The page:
[Source: Arizona Republic Editorial Board] — Metropolitan Phoenix is…an Opportunity Oasis. We are the last green economic “oasis” where raw ambition, hard work and a measure of skill can evolve, often quickly, into the quintessential Horatio Alger story. We are the “unpainted canvas” — the one community in America where someone with grit and a sense of creative enterprise can imprint his or her vision on the community and make it something different. Something more. Horatio Algers of the arts, apply here.
These are among the conclusions of a project known as the “Metro Phoenix DNA Project,” underwritten by the Maricopa Partnership for Arts and Culture. It is a quest to define what we are as a community and, as a result, help form what we may become. The quest is every bit as high-minded and expansive as it sounds. “We try to understand what the soul of the community is,” explained Myra Millinger, president and CEO of MPAC. “We firmly believe that the creative community here is a critical core competency to the future of the community,” she said Monday in a meeting with The Arizona Republic Editorial Board.
The need for such a concept may not be easy to get one’s arms around. Is it, for example, an impatient assessment of what metropolitan Phoenix is now? Is the very effort to construct a community raison d’etre a tacit admission that…well, this desert-region metropolis has no identity, so one must be created and marketed? Heaven knows, we’ve been down that road a time or two before. Downtown Phoenix just barely survived an ill-fated run-in with a branding thingy called “Copper Square.” Is this — gulp! — Copper Square Redux? And is it, when all is said and done, a mere statement of the obvious? [Note: To read the full article, click here.]
The Board of Directors of the Maricopa Campaign for Arts and Culture has determined that its best opportunity for success is through the development and implementation of a campaign for dedicated public funding for arts and culture organizations in the 2010 general election. The decision to target the 2010 election rather than the upcoming 2008 general election is based on a number of factors including the current economic downturn, fund-raising requirements, and the belief that an effective campaign will require more strategic planning and interface with critical constituencies than is possible in the months leading to November 2008.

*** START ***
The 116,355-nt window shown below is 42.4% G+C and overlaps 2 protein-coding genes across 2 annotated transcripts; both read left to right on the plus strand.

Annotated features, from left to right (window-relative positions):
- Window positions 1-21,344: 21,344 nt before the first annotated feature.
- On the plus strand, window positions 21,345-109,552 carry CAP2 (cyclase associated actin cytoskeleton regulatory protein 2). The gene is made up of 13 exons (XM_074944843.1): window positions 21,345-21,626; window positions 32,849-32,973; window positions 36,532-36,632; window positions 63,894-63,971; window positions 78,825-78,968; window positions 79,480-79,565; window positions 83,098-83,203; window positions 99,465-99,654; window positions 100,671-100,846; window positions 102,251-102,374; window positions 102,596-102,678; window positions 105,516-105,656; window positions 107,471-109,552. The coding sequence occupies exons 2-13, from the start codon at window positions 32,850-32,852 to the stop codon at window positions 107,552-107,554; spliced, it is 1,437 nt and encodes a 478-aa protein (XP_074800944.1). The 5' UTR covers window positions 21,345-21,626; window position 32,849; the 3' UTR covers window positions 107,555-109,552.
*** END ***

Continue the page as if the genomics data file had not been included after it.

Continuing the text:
The MCAC board is fully pledged to the success of this campaign and will take immediate steps to develop an action plan and timetable leading to November 2010. The campaign’s ultimate success will depend on the active engagement and support of the region’s arts and culture community and other concerned stakeholders.
MCAC is a 501(c)4 organization created concurrently with Maricopa Partnership for Arts and Culture to address the undercapitalization of non-profit arts and cultural organizations by securing an annual dedicated public funding stream.